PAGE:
Partnership: OHCE and OCES - OSU Human Sciences

Partnership: OHCE and OCES - OSU Human Sciences

Place your date and meeting title here Presented by: Your name A Century-Old Partnership: OHCE and OCES Past, Present and Future 1862: Morrill Act was passed by the US Legislature and signed by President Abraham Lincoln establishing land grant universities in each state. 1890: A second Morrill Act added black public

colleges and institutions in 16 southern states to the land grant system Oklahomas 1890 university: Langston University 1994: Legislation passed to fund Tribal Colleges Extension Services Beginnings of the Land Grant University System 1914: Cooperative Extension Service was formally established in each state with the passage of the SmithLever Act. It provided for

vocational education in the areas of agriculture and home economics for individuals not attending college The Cooperative Extension Service arrives across the country extending the university into the counties.

Food preservation Mattress making Quilting Supporting 4-H Kitchen improvement contests Sewing clothing and household linens Providing balanced lunches for children in school Home Economics lesson topics for the

first Extension Homemakers WWI Era: Late teens and early 1920s Home Economics Agents and their audiences joined the war effort by Increasing individual food production, growing gardens and preserving the fruits (and vegetables) of their labor Making comfort kits for the Red Cross During the Great Depression soon after the end of WWI, emphasis was placed on maintaining safe diets at a minimum cost

In 1928 the prevention of pellagra was a major focus Some traveled by car Some traveled by horse and buggy In the early days, Home Demonstration Agents traveled to meet on farms with Extension Homemakers (EH) 1929: Extension Homemakers receiving sewing instructions An informal partnership and later a formal partnership between

OHCE and OCES has been present since the beginning of the Cooperative Extension Service in Oklahoma Audiences or homemakers that received educational training from OCES Home Demonstration Agents formally organized during Farmers Week with the establishment of: The Oklahoma State Home Demonstration Council July 24, 1935 in Stillwater Formed state council consisting of state officers Purpose of state council was to strengthen and unify the

County Extension Home Demonstration Programs FORMALIZATION OF THE OCES PARTNERSHIP WITH OHCE! Clubs raised money for pressure cookers for all to share and to buy buildings to hold club meetings They raised money to modernize the kitchens in their meeting places In 1935 the various state clubs organized to form a national organization for Extension Homemaker clubs.

Oklahoma didnt vote to join the National Home Demonstration Council until 1944. During the 1930s Issues addressed by Home Demonstration Agents for homemakers included: Health and safety Family relations Education Libraries 4-H Home and community beautification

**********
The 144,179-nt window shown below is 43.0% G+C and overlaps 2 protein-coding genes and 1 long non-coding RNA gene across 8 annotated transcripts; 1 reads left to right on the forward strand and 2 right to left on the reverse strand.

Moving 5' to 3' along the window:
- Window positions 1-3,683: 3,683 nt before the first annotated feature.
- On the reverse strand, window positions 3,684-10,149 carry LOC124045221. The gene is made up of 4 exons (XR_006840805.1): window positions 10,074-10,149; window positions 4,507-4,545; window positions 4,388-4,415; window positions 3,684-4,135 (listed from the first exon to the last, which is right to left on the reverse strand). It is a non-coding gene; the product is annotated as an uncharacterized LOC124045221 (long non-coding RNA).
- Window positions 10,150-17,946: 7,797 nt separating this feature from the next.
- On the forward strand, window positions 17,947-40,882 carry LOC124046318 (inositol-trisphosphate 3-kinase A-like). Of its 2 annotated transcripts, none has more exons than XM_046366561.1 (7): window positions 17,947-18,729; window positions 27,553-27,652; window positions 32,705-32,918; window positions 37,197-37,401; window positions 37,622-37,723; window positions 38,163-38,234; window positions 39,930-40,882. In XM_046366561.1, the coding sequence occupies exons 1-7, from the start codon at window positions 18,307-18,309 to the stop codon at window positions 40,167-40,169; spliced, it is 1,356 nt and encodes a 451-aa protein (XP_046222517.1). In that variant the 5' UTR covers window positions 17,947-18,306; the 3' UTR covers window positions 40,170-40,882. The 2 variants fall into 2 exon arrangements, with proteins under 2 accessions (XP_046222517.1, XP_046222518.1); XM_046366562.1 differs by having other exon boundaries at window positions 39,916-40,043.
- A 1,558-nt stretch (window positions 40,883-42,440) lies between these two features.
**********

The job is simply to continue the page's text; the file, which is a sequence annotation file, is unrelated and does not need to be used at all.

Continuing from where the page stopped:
Also during the 1930s County Health Departments were established due to pressure from homemakers groups School lunch programs were started by homemakers preparing hot soup to serve to children at lunch time Homemakers groups were responsible for rural reading programs, traveling libraries and the establishment of many community libraries. 1930s Homemaker Groups Accomplishments

Club treasuries were financed through the sale of home products including Clothing Needlework Rugs Fruit cakes Jellies and Jams Family income became supplemented by homemakers who helped members sell surplus farm products at Curb Markets

Homemakers money making efforts to improve the quality of family life in the 1930s Recycled mens suits to jackets and skirts for women Made soap from surplus fats Made mattresses to help use up surplus cotton At group meetings Extension Agents provided education on dealing with droughts, dust storms,

and grasshopper plagues Homemakers were as resourceful in the 1930s as they are today WWII caused a recession felt by all. Homemakers learned from Extension Agents ways to eat it up, wear it out, make it do, or how to do without. Rationing of gas and tires reduced members attending state and national meetings. Clubs promoted the training of at least

one member of each household in first aid and home nursing because of the health care shortage of the time. The 1940s brought a new era of issues that were addressed by Homemakers and Extension Home Demonstration Council members Sponsored child immunization clinics Made United Nations flags for schools Taught each other how to improve and remodel homes

Taught each other how to use new laborsaving electricity powered equipment Harmon County Council helped to pay the salary for a RN in their county Homemakers continued to support their communities and each other in the 1940s Issues for education included polio, flies, raw sewage. Community and home grounds clean up became the emphasis. Roadside parks, road markers, and community signs were club projects. Folks were traveling more and more on